News | September 22, 2021

The Movement Evolves at the 2021 Southern Nevada Youth Homelessness Summit Set for Nov. 4

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In its fifth year, this annual community convening will address how to leverage key learnings and new resources from this extraordinary time of change to accelerate the goals of the Southern Nevada Plan to End Youth Homelessness.

Taking place on November 4 at the UNLV Greenspun Hall Auditorium with a simultaneous live webcast for virtual attendance, Summit 2021 will once again bring together community sector leaders and youth with lived experience of homelessness in a day-long forum designed to harness new understandings and approaches emerging during the global pandemic and through racial justice developments to refine and adapt the strategies outlined in the Southern Nevada Plan to End Youth Homelessness.

“Through the tremendous challenges our community has faced during the past year and a half, we’ve found unexpected opportunities to re-think how to better serve vulnerable youth,” said Arash Ghafoori, CEO, NPHY. “As service providers and community leaders become more creative in tackling new problems, innovative solutions are coming to the forefront. We have a huge opportunity to evolve the Movement to End Youth Homelessness to better serve vulnerable youth, and Summit 2021 will begin that process.”

The Southern Nevada Youth Homelessness Summit was established in 2017 to address the region’s severe youth homelessness crisis. For years, Las Vegas/Clark County has ranked in the top major metropolitan areas with the largest numbers of unaccompanied homeless children and youth, according to the U.S. Department of Housing and Urban Development. Nevada also has had one of the highest rates of unsheltered homeless children and youth living alone on the streets, with the overwhelming majority of these youth located in Southern Nevada.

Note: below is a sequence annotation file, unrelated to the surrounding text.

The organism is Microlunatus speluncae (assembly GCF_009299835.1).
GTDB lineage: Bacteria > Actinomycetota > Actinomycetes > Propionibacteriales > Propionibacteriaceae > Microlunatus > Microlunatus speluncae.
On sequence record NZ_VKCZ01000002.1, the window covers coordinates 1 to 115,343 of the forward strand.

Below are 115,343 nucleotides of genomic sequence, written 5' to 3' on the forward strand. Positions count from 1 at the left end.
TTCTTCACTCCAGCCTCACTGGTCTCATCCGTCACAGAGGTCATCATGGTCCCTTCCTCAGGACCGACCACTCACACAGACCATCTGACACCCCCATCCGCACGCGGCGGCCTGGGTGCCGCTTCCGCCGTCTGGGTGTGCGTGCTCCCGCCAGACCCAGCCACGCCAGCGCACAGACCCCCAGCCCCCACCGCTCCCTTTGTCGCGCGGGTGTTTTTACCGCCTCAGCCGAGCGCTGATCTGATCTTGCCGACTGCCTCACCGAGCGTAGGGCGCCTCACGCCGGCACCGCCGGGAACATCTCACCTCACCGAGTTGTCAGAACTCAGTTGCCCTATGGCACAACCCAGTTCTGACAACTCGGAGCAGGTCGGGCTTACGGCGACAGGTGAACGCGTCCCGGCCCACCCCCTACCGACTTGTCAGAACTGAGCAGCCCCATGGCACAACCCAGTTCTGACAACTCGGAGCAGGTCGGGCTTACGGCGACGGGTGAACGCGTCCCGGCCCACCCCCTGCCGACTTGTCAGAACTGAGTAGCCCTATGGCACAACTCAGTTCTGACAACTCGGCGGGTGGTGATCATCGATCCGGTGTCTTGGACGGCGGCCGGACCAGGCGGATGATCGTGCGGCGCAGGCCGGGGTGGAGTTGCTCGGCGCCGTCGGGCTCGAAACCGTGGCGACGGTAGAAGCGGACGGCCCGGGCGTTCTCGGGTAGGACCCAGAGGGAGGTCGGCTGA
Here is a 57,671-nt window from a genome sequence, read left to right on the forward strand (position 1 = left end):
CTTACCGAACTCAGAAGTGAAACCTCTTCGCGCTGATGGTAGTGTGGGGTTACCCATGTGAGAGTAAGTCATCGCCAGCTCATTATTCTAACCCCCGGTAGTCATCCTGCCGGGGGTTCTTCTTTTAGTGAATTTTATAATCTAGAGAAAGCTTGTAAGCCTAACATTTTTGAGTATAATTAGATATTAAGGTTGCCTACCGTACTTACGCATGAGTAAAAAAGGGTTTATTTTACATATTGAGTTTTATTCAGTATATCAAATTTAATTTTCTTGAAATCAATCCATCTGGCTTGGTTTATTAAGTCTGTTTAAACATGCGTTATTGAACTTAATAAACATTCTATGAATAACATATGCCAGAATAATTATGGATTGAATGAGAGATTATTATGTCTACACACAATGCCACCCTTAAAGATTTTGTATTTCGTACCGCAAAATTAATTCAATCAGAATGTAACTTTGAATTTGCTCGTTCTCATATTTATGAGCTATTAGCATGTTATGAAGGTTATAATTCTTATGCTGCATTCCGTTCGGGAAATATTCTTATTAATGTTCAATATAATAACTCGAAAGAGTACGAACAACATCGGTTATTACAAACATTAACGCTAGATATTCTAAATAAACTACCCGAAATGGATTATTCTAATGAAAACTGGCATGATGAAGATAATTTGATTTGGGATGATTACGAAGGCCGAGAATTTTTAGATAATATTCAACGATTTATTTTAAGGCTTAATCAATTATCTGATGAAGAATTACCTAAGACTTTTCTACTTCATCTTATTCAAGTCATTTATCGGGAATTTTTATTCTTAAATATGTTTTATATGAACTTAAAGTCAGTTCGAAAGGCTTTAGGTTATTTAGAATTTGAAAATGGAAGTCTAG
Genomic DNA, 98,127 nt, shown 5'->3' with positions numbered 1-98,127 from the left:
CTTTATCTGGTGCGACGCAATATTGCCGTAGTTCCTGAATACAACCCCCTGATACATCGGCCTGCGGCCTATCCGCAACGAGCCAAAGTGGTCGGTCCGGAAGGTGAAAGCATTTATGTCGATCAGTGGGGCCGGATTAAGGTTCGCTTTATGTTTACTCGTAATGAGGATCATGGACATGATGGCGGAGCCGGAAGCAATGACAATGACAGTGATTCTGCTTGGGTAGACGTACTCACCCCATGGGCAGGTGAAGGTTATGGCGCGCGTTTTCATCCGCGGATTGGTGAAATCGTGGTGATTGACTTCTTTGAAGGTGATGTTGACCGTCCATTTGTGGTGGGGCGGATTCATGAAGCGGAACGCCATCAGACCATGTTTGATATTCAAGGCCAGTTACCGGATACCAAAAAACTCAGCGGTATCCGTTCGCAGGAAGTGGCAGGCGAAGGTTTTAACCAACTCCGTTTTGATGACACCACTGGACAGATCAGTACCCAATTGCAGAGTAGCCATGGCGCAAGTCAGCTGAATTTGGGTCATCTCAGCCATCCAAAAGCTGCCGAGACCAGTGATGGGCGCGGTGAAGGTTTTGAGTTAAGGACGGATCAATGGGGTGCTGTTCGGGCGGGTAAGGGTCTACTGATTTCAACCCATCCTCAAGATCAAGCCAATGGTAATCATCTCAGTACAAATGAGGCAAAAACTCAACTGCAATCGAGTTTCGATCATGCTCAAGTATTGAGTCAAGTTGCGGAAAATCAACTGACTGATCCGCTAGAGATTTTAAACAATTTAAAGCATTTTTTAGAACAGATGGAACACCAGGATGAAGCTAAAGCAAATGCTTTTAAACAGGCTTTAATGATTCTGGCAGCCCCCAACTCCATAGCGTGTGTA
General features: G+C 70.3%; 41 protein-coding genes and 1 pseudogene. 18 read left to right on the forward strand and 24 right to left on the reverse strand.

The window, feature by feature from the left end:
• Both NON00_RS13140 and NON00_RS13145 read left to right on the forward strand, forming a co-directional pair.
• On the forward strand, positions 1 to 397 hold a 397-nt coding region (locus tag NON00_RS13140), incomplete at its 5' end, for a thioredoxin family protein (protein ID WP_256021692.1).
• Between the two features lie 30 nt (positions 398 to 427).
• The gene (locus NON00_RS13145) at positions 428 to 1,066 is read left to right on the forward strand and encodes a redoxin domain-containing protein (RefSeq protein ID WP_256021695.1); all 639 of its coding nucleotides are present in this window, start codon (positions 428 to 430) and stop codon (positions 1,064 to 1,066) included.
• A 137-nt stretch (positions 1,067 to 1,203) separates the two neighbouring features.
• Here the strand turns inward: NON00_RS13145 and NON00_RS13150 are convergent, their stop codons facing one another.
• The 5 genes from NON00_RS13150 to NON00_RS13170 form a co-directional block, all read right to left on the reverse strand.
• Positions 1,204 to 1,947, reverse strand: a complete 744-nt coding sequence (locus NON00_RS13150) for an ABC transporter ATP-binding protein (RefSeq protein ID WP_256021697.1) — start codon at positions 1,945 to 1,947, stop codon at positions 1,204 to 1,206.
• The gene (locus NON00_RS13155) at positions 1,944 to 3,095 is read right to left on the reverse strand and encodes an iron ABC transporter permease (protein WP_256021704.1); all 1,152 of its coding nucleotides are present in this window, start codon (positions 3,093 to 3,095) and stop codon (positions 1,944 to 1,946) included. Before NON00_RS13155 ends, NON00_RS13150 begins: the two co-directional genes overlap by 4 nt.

In 2018, the community came together at the second annual Summit to introduce the first-ever Southern Nevada Plan to End Youth Homelessness, outlining solutions for sustainable change. While the Plan achieved numerous successes in its initial years, recent events have both necessitated adjustments and revealed new opportunities to address the current environment and risk factors for youth homelessness.

“Truly solving this crisis and creating a safety net for vulnerable youth will take every organization – public and private – as well as all citizens working together to ensure no young person has to face a lack of shelter or the resources they need to grow and flourish,” said Ron Reese, senior vice president of global communications and corporate affairs at Sands. “We challenge the community to get involved in one of our region’s most critical issues.”

To register for the in-person and virtual options or for more information, attendees can visit nphy.org/summit21.